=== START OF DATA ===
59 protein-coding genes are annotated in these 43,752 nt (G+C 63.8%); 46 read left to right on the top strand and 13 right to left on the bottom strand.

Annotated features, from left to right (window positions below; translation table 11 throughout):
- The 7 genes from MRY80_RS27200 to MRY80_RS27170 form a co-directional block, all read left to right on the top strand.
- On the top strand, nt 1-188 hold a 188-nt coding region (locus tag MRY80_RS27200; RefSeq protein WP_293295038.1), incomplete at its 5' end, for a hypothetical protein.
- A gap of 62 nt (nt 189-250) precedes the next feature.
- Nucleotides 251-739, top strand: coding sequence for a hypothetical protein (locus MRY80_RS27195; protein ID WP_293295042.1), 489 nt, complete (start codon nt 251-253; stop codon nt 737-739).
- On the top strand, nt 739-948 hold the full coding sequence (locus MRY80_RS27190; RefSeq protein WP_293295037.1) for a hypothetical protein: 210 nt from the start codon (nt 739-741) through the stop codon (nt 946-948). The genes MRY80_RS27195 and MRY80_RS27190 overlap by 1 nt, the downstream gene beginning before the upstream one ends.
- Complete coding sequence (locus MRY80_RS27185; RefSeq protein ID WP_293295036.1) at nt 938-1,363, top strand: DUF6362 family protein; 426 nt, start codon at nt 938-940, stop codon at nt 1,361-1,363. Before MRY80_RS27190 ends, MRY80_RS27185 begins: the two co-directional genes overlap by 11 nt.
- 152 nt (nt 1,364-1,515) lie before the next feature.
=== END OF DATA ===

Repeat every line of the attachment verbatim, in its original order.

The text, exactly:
59 protein-coding genes are annotated in these 43,752 nt (G+C 63.8%); 46 read left to right on the top strand and 13 right to left on the bottom strand.

Annotated features, from left to right (window positions below; translation table 11 throughout):
- The 7 genes from MRY80_RS27200 to MRY80_RS27170 form a co-directional block, all read left to right on the top strand.
- On the top strand, nt 1-188 hold a 188-nt coding region (locus tag MRY80_RS27200; RefSeq protein WP_293295038.1), incomplete at its 5' end, for a hypothetical protein.
- A gap of 62 nt (nt 189-250) precedes the next feature.
- Nucleotides 251-739, top strand: coding sequence for a hypothetical protein (locus MRY80_RS27195; protein ID WP_293295042.1), 489 nt, complete (start codon nt 251-253; stop codon nt 737-739).
- On the top strand, nt 739-948 hold the full coding sequence (locus MRY80_RS27190; RefSeq protein WP_293295037.1) for a hypothetical protein: 210 nt from the start codon (nt 739-741) through the stop codon (nt 946-948). The genes MRY80_RS27195 and MRY80_RS27190 overlap by 1 nt, the downstream gene beginning before the upstream one ends.
- Complete coding sequence (locus MRY80_RS27185; RefSeq protein ID WP_293295036.1) at nt 938-1,363, top strand: DUF6362 family protein; 426 nt, start codon at nt 938-940, stop codon at nt 1,361-1,363. Before MRY80_RS27190 ends, MRY80_RS27185 begins: the two co-directional genes overlap by 11 nt.
- 152 nt (nt 1,364-1,515) lie before the next feature.